No, the great Herreshoff did NOT have to "resort to forming his own club and regattas because the 'establishment' in NY didn't want direct competition between the new and the old." As Francis wrote years later, he WANTED separate racing for cats, because the sailors of NY already understood very clearly that it was best to sail boats in classes of separate types. That's why they had separate classes for boats of different rigs.

    The boats that Amaryllis had raced against were boats of a particular type that could also be used for oyster fishing. We know this from a variety of sources, such as WP Stephens, BAG Fuller and a US Govt study on boatbuilding at the time. Effectively they were like powered-up cargo trucks, so everyone (including, it seems, Herreshoff himself) thought that they should not have to race against expensive racing machines like Amaryllis.

    I don't know how anyone can reasonably claim that the "establishment" were not happy with cats, because "establishment" people like John C Stevens (founder of the NYYC and the America syndicate), Voorhis (Commodore of the Brooklyn YC), the Commodore of the New Jersey Yacht Club, and the President of the Mattituck Boating Club all had cats. The cats got favourable treatment in the first regatta of the first national sailing organisation. Exactly what more do you expect?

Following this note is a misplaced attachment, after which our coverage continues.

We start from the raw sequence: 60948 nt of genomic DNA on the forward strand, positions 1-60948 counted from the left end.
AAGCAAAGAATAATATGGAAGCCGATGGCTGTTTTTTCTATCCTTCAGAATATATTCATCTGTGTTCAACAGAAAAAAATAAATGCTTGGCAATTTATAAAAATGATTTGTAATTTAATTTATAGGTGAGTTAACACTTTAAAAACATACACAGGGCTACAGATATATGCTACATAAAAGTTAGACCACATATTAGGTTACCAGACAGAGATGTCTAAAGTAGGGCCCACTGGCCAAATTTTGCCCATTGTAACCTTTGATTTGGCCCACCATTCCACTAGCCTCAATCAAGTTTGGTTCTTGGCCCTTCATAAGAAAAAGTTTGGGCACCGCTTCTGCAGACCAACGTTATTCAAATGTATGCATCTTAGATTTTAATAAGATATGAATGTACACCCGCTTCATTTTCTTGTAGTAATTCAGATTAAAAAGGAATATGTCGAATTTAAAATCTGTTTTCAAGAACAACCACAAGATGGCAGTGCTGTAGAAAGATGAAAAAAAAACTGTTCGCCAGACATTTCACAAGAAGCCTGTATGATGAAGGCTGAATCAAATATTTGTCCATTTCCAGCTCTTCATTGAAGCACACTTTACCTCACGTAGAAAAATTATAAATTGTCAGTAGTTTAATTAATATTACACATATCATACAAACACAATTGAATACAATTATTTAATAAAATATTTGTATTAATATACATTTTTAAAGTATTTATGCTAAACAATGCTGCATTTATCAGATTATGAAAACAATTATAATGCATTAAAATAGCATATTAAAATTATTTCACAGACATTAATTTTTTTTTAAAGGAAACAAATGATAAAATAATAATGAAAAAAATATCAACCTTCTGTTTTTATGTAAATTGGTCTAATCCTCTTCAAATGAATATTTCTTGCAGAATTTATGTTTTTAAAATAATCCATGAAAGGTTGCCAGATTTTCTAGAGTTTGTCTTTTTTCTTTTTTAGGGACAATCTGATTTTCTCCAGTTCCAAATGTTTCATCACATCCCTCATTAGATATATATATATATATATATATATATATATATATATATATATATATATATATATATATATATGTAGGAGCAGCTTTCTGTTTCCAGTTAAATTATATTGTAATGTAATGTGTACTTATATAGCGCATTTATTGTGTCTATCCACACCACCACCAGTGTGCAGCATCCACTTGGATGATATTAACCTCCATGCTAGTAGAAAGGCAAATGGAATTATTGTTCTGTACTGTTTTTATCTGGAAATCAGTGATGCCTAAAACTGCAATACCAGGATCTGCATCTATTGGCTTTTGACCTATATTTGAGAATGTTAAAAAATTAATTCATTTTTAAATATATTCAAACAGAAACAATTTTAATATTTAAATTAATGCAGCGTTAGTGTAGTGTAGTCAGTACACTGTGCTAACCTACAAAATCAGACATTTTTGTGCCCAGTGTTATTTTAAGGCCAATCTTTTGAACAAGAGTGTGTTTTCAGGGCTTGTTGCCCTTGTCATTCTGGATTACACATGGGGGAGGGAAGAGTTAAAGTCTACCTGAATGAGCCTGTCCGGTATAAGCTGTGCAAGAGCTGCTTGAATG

By the way, the people who were beaten by Amaryllis were not really "the establishment". The boat that ended up winning was owned by an immigrant saloon keeper - hardly one of the "establishment".

    The second piece, with its claim that "the America yacht in her model...is supposed to be almost the perfect model for speed under canvas" is rubbish. Whoever wrote that piece was clearly not a sailor, because they write that all of the boats beaten by Amaryllis were of the "approved model" of America. That's complete rubbish - we know what boats she raced, and they were all sandbagger-type beamy centreboard sloops, not deep-keel schooner-rigged boats of the America type. And we know that the America model was NOT supposed to be the perfect model of speed - she was beaten before she left NY and the favourite yacht of NY at the time was the beamy centreboard sloop. This is demonstrated beyond doubt in the writings of the time and later. In other words, the article is completely wrong and therefore completely unreliable.